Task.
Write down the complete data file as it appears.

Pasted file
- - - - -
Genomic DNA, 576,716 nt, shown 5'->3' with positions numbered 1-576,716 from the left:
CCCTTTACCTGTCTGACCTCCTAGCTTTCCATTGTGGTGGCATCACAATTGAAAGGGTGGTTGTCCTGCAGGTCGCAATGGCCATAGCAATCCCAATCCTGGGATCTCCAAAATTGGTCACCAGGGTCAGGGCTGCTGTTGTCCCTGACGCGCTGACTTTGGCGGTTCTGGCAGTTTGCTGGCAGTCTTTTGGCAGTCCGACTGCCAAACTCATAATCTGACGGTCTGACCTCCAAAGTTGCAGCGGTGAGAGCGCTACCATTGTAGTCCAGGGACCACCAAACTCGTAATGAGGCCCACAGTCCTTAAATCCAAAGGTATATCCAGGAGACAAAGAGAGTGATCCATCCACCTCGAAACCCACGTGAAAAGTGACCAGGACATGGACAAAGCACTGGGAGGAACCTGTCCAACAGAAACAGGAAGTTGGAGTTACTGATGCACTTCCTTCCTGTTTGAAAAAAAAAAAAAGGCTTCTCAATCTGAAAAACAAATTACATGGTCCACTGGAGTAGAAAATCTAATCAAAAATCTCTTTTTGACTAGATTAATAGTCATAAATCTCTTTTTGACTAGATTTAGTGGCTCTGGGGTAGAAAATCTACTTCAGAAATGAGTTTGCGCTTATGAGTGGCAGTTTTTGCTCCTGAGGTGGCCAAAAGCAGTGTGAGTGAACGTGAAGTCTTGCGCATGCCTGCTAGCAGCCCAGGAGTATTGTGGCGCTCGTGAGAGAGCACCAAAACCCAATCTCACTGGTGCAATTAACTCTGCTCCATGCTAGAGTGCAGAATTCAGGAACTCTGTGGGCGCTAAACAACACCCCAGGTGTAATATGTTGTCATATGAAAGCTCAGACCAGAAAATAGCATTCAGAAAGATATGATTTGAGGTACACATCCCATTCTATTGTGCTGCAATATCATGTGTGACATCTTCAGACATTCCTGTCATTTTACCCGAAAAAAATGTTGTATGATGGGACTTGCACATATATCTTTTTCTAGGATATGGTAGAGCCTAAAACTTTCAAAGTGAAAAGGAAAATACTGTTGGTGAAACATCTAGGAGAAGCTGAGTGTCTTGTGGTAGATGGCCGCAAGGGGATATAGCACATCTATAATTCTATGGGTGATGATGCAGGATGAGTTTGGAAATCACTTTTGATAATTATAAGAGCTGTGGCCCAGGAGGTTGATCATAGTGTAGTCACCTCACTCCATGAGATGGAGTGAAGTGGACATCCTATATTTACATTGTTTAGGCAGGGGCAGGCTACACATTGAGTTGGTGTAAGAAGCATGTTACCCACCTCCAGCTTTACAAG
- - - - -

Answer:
Genomic DNA, 576,716 nt, shown 5'->3' with positions numbered 1-576,716 from the left:
CCCTTTACCTGTCTGACCTCCTAGCTTTCCATTGTGGTGGCATCACAATTGAAAGGGTGGTTGTCCTGCAGGTCGCAATGGCCATAGCAATCCCAATCCTGGGATCTCCAAAATTGGTCACCAGGGTCAGGGCTGCTGTTGTCCCTGACGCGCTGACTTTGGCGGTTCTGGCAGTTTGCTGGCAGTCTTTTGGCAGTCCGACTGCCAAACTCATAATCTGACGGTCTGACCTCCAAAGTTGCAGCGGTGAGAGCGCTACCATTGTAGTCCAGGGACCACCAAACTCGTAATGAGGCCCACAGTCCTTAAATCCAAAGGTATATCCAGGAGACAAAGAGAGTGATCCATCCACCTCGAAACCCACGTGAAAAGTGACCAGGACATGGACAAAGCACTGGGAGGAACCTGTCCAACAGAAACAGGAAGTTGGAGTTACTGATGCACTTCCTTCCTGTTTGAAAAAAAAAAAAAGGCTTCTCAATCTGAAAAACAAATTACATGGTCCACTGGAGTAGAAAATCTAATCAAAAATCTCTTTTTGACTAGATTAATAGTCATAAATCTCTTTTTGACTAGATTTAGTGGCTCTGGGGTAGAAAATCTACTTCAGAAATGAGTTTGCGCTTATGAGTGGCAGTTTTTGCTCCTGAGGTGGCCAAAAGCAGTGTGAGTGAACGTGAAGTCTTGCGCATGCCTGCTAGCAGCCCAGGAGTATTGTGGCGCTCGTGAGAGAGCACCAAAACCCAATCTCACTGGTGCAATTAACTCTGCTCCATGCTAGAGTGCAGAATTCAGGAACTCTGTGGGCGCTAAACAACACCCCAGGTGTAATATGTTGTCATATGAAAGCTCAGACCAGAAAATAGCATTCAGAAAGATATGATTTGAGGTACACATCCCATTCTATTGTGCTGCAATATCATGTGTGACATCTTCAGACATTCCTGTCATTTTACCCGAAAAAAATGTTGTATGATGGGACTTGCACATATATCTTTTTCTAGGATATGGTAGAGCCTAAAACTTTCAAAGTGAAAAGGAAAATACTGTTGGTGAAACATCTAGGAGAAGCTGAGTGTCTTGTGGTAGATGGCCGCAAGGGGATATAGCACATCTATAATTCTATGGGTGATGATGCAGGATGAGTTTGGAAATCACTTTTGATAATTATAAGAGCTGTGGCCCAGGAGGTTGATCATAGTGTAGTCACCTCACTCCATGAGATGGAGTGAAGTGGACATCCTATATTTACATTGTTTAGGCAGGGGCAGGCTACACATTGAGTTGGTGTAAGAAGCATGTTACCCACCTCCAGCTTTACAAG